KINSHASA - Police in the Democratic Republic of Congo said they are investigating allegations that former prime minister Adolphe Muzito enriched himself from public funds.
An inspector-general of Congo’s judicial police, Christophe Ndongo Nzita, said the investigation of Muzito has been going on for several weeks and a report is expected in the near future.
Ndongo said he could confirm that the investigation was launched nearly a month ago following allegations made by a former member of parliament, Gecoco Mulumba, and a report of the investigation’s findings would be submitted to the state prosecutor very soon.
Back in February, Gerard Gecoco Mulumba, an MP for the governing PPRD party, resigned his seat in parliament after publicly accusing former prime minister Muzito of illicit enrichment from public funds.
Mulumba explained why he took the unusual step of resigning his seat.
He said he resigned because he could not sit with someone like Muzito, who in his words, had killed the country.
Adolphe Muzito became prime minister in 2009 and resigned in March of this year, three months after elections in which he was elected as an MP for PALU, one of the parties in the governing alliance.
Mulumba claimed that the former prime minister left the country in a deplorable state. He said Muzito left the population without a single publicly-owned bicycle, canoe, motorbike or bus.
And, he has called on Muzito to declare his assets and explain how they were acquired.
He said the ex-prime minister owns more than 100 houses and apartment buildings, including buildings in New York and apartments in Washington.
He also said Muzito owned an aviation company, Banair, which was a joint venture between Technafrique, a company he put in his wife’s name, and another company, Bureco. Mulumba said Muzito’s wife set up Technafrique with a capital of $15,000 and after 13 months this capital had mysteriously been transformed into more than $1.6 million.
According to Mulumba, the company must have been created for the purpose of illicit enrichment and must have been funded with laundered money.
In March, a lawyer for Muzito, Tshibangu Kalala, said that as the former prime minister had served as budget minister as well as premier, it was natural for him to have personal income to invest in property in Kinshasa. Kalala told the media that the former prime minister reserved the right to sue the MP Mulumba for defamation.
As yet it appears Muzito has not taken legal action against his accuser, or even responded to the accusations in public. VOA put Mulumba’s accusations to a member of PALU, Muzito’s party. Patrick Muyaya is also the former prime minister’s son-in-law.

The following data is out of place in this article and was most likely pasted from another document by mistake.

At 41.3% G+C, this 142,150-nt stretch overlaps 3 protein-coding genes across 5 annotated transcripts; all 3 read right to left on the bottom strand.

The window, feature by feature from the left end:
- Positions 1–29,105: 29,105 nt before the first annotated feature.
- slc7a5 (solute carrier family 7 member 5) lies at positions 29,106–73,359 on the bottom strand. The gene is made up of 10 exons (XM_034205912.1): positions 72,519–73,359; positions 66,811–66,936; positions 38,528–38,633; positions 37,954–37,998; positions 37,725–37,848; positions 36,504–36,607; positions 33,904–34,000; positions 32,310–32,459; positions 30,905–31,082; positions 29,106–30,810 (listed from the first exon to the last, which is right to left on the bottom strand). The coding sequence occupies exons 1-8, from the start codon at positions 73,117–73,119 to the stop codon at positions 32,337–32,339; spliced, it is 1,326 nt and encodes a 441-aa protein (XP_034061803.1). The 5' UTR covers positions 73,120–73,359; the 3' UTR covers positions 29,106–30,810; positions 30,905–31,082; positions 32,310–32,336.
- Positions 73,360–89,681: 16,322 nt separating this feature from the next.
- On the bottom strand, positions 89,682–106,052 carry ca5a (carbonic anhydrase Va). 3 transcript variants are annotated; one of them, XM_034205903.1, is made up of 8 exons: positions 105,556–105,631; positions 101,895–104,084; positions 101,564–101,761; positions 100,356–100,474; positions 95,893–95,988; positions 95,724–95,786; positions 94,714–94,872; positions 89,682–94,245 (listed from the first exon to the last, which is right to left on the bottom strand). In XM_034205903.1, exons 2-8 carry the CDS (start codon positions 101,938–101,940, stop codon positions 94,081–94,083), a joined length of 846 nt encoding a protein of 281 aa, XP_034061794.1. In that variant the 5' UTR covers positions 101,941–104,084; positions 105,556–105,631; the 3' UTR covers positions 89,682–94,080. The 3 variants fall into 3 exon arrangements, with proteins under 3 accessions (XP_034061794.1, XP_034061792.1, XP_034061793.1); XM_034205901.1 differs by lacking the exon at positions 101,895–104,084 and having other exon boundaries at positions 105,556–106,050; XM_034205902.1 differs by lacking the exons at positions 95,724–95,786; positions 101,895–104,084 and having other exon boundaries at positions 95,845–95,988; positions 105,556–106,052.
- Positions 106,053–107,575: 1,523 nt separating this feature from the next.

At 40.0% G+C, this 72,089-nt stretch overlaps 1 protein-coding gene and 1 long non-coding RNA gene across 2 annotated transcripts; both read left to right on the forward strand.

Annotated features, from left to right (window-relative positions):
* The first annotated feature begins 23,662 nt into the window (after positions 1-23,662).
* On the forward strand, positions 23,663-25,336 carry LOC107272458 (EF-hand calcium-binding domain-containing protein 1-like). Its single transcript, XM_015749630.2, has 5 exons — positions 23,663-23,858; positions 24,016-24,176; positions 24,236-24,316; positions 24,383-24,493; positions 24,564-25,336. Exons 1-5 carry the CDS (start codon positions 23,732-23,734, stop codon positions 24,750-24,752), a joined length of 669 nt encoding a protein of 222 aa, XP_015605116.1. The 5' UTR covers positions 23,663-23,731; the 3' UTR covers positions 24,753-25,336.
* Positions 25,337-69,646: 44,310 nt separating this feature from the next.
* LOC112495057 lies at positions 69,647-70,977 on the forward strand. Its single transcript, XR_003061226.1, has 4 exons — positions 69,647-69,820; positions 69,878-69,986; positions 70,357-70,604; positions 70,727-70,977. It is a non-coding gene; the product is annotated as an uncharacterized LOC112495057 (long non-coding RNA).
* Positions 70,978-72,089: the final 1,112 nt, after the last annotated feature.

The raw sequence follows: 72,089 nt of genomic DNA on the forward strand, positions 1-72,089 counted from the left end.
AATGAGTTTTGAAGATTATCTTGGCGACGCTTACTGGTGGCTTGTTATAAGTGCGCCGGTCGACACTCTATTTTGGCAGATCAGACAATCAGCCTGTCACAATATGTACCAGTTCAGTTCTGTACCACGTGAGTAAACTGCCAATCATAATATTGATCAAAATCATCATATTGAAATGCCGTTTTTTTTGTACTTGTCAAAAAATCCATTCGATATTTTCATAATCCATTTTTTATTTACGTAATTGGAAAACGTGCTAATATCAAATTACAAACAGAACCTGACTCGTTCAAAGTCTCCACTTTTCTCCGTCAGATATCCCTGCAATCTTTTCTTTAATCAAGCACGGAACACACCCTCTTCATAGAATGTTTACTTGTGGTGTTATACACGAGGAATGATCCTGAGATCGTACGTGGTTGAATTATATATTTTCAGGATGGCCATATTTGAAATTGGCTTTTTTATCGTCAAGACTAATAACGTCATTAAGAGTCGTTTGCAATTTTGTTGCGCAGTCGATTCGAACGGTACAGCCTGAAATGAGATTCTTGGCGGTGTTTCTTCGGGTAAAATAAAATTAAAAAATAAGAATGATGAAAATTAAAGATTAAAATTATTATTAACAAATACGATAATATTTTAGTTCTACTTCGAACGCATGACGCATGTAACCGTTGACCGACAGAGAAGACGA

"No, it’s not true, it’s a kind of rumor, gossip. That’s why the prime minister Muzito cannot react for things like that," Muyaya responded. "Prime minister Muzito had a life before he became prime minister. He was budget minister then he became prime minister. It’s normal, maybe with his work, his network, his relationships, [that] he can build something in this country. There is I think no problem there."
Asked how he could explain the allegation that Mr Muzito owns more than 100 houses, Muyaya suggested he did not know the extent of the former prime minister’s wealth.
"You know, I can’t confirm this allegation because I really don’t know - me too - how [much] the prime minister can have in private," Muyaya said. "I don’t know, but he’s a man who works for 10, 15, even 25 years. Maybe before he became prime minister, maybe he can have some things."
Muzito has frequently been under fire because of his management of public funds, although this is the first time judicial sources have confirmed he is under investigation. In 2009, President Joseph Kabila even revoked the former prime minister’s right to authorize public expenditures, after an outcry caused by the purchase of 4 by 4 vehicles for his personal entourage.
Although he has resigned as an MP, Gecoco Mulumba has not given up his membership of the president’s party, suggesting that the investigation into Muzito’s affairs has been launched with the president’s approval.